Hypersonic Aerothermochemistry: Progress in Computational Chemistry, Experimental Validation, and Sensitivity Analysis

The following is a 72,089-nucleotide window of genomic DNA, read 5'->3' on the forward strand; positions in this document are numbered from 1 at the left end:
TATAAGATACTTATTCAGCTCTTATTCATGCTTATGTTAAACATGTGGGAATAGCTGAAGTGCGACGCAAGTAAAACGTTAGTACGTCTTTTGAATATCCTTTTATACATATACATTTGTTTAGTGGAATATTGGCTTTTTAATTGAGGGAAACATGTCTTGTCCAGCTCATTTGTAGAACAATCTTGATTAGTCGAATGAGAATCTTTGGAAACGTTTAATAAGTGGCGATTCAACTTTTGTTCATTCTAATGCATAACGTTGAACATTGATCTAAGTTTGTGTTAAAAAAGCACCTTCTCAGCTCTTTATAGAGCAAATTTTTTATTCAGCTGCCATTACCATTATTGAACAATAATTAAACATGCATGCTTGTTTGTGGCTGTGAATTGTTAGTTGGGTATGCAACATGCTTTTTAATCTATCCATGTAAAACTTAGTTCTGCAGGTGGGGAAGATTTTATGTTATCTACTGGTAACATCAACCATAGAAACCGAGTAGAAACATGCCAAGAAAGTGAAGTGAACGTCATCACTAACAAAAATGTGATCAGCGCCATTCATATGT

Hypersonic vehicles are being actively developed for space exploration, national security, and commercial missions. A key aspect in the design of these vehicles is the molecular energy exchange and chemistry of air that occurs due to the high temperatures generated by hypersonic flight. Over the last decade, there has been significant efforts to use first principles computational chemistry to predict rates of energy transfer and chemical reactions of air species. Assessment of these new rates has been hampered by a lack of validation quality experimental measurements. In this talk, we review the progress made in hypersonic aerothermochemistry, illustrate the shortcomings of existing experimental data sets for validation, and use sensitivity analyses to pinpoint the highest priority aerothermochemistry processes to help inform new experiments.